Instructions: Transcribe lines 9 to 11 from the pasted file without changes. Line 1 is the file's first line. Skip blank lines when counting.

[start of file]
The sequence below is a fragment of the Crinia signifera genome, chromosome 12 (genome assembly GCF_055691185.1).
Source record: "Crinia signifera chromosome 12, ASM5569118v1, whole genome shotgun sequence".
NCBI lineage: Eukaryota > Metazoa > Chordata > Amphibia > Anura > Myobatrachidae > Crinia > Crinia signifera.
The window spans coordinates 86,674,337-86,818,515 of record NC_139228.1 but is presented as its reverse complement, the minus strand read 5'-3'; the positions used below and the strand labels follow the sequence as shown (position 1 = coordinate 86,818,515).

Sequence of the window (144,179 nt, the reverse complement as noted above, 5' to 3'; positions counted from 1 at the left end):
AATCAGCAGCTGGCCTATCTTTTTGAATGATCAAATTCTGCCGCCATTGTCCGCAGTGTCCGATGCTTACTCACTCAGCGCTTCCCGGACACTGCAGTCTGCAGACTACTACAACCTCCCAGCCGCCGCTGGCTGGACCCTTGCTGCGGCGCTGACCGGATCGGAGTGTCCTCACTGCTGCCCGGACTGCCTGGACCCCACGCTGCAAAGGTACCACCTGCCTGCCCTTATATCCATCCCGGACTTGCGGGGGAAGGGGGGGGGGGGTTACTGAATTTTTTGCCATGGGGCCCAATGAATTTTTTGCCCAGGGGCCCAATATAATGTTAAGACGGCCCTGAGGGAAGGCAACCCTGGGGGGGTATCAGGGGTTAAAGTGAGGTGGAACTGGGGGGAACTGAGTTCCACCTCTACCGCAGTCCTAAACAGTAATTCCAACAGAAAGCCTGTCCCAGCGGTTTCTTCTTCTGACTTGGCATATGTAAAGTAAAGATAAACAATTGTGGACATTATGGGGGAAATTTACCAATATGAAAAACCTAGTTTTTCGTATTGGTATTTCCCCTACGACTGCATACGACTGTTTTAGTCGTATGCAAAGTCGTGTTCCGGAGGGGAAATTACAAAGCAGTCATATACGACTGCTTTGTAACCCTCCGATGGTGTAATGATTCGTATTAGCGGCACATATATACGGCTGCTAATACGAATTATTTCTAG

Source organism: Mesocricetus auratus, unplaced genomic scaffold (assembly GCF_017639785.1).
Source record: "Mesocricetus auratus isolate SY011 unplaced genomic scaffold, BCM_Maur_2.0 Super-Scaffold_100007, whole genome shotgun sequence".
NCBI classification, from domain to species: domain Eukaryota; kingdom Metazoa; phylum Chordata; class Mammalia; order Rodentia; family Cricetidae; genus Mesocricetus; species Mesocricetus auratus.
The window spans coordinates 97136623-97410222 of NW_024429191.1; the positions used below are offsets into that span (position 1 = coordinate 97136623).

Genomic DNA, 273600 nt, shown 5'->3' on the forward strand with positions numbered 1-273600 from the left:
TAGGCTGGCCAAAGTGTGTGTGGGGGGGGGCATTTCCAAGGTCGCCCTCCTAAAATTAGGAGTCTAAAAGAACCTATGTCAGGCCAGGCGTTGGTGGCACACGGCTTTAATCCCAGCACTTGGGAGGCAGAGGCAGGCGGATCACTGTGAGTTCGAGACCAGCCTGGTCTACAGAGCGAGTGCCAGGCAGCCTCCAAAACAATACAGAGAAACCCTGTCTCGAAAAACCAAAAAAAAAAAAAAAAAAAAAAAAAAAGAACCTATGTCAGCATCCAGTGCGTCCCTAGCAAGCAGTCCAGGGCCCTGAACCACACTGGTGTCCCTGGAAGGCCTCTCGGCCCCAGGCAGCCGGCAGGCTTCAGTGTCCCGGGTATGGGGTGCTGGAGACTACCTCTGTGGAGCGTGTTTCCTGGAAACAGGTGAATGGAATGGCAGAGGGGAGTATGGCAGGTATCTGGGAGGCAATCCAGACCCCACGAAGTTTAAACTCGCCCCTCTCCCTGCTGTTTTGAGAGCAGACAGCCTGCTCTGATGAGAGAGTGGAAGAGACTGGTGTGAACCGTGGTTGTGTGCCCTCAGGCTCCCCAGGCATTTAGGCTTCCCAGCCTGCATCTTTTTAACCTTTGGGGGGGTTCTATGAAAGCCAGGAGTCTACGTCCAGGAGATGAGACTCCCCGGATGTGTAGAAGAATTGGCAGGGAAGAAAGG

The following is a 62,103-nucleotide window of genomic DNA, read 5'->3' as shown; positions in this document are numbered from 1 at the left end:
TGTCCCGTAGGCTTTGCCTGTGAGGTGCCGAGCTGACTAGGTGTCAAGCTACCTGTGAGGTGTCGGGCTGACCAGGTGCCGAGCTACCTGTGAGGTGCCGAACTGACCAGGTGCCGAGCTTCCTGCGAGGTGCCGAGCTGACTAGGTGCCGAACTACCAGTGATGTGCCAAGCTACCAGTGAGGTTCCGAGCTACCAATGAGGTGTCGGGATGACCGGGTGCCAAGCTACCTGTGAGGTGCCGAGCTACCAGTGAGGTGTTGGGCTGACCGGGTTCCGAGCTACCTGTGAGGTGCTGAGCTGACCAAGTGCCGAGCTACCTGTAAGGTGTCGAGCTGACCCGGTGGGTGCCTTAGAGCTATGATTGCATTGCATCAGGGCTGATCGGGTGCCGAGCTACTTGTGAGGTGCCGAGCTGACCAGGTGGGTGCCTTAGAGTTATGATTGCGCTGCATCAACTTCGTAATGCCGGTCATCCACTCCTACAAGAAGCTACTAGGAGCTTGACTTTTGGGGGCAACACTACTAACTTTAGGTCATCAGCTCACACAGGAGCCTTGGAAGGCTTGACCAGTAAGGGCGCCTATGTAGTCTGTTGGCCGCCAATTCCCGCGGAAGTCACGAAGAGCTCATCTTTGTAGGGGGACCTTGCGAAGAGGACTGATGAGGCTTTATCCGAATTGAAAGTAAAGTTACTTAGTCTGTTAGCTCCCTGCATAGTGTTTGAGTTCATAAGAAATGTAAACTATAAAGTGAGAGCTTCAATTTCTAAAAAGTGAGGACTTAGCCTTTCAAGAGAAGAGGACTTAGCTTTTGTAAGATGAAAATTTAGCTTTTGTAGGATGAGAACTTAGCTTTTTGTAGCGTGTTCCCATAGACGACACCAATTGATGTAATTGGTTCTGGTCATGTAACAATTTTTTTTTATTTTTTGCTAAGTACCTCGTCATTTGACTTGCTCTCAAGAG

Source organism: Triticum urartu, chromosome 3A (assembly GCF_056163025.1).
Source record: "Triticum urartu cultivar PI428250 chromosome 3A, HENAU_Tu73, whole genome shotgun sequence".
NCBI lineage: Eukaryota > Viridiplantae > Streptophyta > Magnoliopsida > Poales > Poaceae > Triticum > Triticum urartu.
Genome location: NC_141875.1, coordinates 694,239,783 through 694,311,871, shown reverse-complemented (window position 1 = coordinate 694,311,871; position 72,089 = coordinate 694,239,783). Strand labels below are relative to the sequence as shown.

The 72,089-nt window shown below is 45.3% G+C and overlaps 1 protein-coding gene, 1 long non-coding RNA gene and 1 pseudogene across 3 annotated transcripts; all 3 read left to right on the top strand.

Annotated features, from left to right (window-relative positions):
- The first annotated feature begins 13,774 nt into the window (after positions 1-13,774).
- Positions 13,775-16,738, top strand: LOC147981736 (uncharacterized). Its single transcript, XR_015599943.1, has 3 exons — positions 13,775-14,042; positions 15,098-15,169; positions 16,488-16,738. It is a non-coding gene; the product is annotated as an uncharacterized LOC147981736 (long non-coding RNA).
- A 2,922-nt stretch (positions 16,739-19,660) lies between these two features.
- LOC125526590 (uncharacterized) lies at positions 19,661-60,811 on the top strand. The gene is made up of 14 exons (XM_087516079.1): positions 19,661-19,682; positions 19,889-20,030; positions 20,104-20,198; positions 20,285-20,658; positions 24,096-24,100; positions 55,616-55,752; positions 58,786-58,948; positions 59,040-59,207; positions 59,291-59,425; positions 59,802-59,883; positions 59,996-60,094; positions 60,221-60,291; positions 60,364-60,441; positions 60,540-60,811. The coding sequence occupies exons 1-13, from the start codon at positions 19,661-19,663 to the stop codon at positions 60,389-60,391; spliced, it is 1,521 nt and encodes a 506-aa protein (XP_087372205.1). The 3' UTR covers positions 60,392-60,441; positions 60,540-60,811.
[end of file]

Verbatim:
NCBI classification, from domain to species: domain Eukaryota; kingdom Metazoa; phylum Chordata; class Mammalia; order Rodentia; family Cricetidae; genus Mesocricetus; species Mesocricetus auratus.
The window spans coordinates 97136623-97410222 of NW_024429191.1; the positions used below are offsets into that span (position 1 = coordinate 97136623).

Genomic DNA, 273600 nt, shown 5'->3' on the forward strand with positions numbered 1-273600 from the left: